Thanks for the advise. I didn't realize how bad it can really be before they get to you...I guess I probably ain't that bad yet..Thank goodness. We are trying to enjoy every moment we can, and plan special stuff and make good memories. Never know what tomorrow will bring. Trying to stay positive is hard....but trying none the less. Guess we will just make the best of things. HUGS to you. So glad your husband is doing well!! :thank-you:

#4 Jeannie McClelland

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Posted 08 October 2010 - 10:50 AM

Hi Susie,

:emoticon-hug: Here's a hug from me and I've deposited a bunch more in your 'account', so have one whenever you want. I hope the hospital contacts you soon so you at least can get acquainted with the transplant team and administrative procedures there. The hurry up and wait business is so frustrating...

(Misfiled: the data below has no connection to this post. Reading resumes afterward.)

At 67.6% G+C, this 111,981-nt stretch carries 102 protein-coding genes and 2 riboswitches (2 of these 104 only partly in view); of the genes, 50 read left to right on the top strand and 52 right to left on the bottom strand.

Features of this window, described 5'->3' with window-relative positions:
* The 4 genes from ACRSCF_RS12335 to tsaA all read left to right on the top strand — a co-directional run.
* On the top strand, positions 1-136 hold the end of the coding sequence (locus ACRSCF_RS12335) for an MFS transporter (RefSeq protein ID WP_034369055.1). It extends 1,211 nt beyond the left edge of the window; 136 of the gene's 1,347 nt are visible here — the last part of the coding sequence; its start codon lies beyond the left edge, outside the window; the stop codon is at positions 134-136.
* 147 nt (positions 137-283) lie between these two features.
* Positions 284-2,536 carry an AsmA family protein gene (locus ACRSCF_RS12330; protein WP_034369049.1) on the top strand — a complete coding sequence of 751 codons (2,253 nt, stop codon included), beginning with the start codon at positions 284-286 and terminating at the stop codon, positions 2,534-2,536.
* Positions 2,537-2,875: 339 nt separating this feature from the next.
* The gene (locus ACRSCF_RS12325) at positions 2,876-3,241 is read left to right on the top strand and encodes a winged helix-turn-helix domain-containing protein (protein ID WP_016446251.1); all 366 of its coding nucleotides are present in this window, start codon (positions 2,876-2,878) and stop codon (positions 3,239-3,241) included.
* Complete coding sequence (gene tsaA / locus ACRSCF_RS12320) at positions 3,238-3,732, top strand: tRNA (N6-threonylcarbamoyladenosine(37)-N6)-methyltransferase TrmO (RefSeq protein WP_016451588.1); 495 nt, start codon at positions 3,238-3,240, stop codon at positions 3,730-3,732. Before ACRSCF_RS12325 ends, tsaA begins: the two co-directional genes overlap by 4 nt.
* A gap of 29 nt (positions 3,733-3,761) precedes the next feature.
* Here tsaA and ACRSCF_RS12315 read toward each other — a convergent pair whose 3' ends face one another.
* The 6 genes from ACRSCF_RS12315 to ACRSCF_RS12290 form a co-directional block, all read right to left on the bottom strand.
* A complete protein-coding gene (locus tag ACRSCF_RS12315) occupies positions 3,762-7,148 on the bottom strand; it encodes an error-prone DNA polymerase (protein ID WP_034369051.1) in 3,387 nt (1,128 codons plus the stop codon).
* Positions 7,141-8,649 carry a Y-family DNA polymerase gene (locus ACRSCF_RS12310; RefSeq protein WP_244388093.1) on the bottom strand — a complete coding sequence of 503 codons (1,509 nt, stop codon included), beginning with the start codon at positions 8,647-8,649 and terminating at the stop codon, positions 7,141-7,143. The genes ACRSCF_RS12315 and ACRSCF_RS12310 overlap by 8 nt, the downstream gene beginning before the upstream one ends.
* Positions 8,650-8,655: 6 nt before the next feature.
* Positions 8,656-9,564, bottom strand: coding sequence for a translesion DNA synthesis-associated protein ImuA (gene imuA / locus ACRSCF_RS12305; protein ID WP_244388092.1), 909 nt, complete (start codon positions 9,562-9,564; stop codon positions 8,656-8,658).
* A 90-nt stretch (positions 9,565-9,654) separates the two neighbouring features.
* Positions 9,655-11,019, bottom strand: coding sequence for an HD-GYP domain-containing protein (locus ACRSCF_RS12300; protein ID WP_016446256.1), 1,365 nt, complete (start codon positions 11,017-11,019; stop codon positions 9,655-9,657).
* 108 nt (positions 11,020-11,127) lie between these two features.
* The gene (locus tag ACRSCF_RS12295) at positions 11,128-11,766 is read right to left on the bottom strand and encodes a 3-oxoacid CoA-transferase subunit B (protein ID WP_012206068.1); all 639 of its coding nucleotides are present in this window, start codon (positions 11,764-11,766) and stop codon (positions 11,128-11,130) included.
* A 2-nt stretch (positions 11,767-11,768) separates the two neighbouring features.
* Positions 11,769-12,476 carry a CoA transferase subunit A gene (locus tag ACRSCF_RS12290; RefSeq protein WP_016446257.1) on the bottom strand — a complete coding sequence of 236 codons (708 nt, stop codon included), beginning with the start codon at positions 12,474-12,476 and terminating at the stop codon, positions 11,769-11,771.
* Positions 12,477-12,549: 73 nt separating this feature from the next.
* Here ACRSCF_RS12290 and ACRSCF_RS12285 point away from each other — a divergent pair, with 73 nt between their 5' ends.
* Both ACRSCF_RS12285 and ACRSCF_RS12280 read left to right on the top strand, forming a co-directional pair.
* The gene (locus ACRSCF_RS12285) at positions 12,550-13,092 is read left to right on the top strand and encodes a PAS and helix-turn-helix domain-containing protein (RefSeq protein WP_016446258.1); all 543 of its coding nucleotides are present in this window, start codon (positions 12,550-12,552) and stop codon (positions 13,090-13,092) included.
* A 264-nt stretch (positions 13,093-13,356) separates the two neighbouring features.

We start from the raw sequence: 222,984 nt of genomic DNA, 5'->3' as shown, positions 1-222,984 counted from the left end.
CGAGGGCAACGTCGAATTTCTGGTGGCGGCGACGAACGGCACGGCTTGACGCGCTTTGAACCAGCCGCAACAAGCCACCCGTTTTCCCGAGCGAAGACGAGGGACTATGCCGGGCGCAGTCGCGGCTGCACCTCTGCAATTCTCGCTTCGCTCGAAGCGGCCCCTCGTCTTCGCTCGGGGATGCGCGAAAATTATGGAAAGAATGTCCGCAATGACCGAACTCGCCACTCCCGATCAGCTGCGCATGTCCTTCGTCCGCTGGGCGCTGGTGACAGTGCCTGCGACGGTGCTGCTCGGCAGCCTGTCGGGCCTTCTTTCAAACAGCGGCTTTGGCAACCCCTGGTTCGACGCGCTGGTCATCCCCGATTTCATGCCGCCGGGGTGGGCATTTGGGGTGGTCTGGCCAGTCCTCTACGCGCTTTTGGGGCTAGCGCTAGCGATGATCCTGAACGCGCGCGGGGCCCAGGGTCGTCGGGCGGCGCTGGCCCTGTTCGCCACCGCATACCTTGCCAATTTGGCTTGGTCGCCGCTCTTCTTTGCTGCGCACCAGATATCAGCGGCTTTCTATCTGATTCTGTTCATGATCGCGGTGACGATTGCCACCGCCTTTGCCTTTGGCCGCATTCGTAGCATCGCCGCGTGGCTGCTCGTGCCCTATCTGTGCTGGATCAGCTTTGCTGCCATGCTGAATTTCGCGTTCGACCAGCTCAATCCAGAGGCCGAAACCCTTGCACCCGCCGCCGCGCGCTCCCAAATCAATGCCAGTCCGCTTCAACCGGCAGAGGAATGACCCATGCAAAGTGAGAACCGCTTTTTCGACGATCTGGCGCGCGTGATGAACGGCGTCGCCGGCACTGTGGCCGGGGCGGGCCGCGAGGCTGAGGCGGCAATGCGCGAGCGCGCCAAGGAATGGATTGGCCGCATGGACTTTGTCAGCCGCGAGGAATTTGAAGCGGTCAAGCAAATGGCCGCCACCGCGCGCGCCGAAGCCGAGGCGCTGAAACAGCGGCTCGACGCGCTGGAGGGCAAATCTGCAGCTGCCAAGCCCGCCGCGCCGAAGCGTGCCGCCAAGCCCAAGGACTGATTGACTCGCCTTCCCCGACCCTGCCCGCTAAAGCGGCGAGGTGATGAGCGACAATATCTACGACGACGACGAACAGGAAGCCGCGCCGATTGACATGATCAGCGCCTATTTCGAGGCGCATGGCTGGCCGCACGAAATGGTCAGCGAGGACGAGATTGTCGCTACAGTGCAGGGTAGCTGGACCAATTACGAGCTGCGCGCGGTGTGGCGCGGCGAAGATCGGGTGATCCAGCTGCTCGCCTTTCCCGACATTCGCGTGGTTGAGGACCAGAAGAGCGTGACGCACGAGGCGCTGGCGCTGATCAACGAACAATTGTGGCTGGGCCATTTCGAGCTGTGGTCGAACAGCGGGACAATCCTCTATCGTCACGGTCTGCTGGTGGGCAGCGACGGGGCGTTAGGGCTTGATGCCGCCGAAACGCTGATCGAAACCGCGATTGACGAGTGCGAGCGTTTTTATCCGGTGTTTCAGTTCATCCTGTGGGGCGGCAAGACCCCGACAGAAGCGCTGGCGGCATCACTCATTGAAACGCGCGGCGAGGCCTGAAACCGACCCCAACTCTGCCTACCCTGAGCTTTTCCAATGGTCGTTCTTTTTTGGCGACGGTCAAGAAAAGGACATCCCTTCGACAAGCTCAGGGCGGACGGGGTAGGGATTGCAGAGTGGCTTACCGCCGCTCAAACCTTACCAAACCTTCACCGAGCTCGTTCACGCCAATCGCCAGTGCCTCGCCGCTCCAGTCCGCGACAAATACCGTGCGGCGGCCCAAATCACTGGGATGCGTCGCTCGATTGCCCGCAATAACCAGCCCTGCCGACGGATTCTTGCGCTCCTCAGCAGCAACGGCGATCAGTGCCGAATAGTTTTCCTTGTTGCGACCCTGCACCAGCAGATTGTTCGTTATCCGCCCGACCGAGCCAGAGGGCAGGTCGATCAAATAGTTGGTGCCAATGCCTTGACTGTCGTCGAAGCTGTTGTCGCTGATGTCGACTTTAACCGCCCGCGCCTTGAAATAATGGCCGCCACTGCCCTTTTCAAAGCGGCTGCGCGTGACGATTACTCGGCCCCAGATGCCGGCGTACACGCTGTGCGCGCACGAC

Keep stocking up the good memories - they come in handy for scrapbooks and family stories. And keep thinking positively too, no matter how hard it seems at times. A smile releases endorphins which make you feel good and nobody is going to raise their eyebrows! (My, doesn't she smile a lot? Do you think she's OK? Maybe we need to get her into a 12-step program or do an intervention! :lol:)
Jeannie McClelland
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#5 Annie20

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Posted 08 October 2010 - 10:58 AM

Hi Susie,

Here is a bouquet of flowers :flowers: and a very warm hug :emoticon-hug: Please know I will be thinking of you. Take care

Annie
Diffuse Systemic Sclerosis, (Scleroderma). Lung, skin and gastrointestinal involvement.

#6 enjoytheride

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Posted 08 October 2010 - 04:25 PM

(((hugs))) from me too.

#7 susieq40